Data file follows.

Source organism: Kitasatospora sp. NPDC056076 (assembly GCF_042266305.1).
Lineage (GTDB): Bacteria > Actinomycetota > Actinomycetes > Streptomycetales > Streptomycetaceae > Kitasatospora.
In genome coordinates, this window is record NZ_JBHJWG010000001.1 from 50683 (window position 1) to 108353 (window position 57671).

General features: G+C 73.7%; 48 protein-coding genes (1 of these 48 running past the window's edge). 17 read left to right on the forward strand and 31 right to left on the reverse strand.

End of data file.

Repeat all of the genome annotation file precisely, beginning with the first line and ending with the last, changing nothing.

Source organism: Kitasatospora sp. NPDC056076 (assembly GCF_042266305.1).
Lineage (GTDB): Bacteria > Actinomycetota > Actinomycetes > Streptomycetales > Streptomycetaceae > Kitasatospora.
In genome coordinates, this window is record NZ_JBHJWG010000001.1 from 50683 (window position 1) to 108353 (window position 57671).

General features: G+C 73.7%; 48 protein-coding genes (1 of these 48 running past the window's edge). 17 read left to right on the forward strand and 31 right to left on the reverse strand.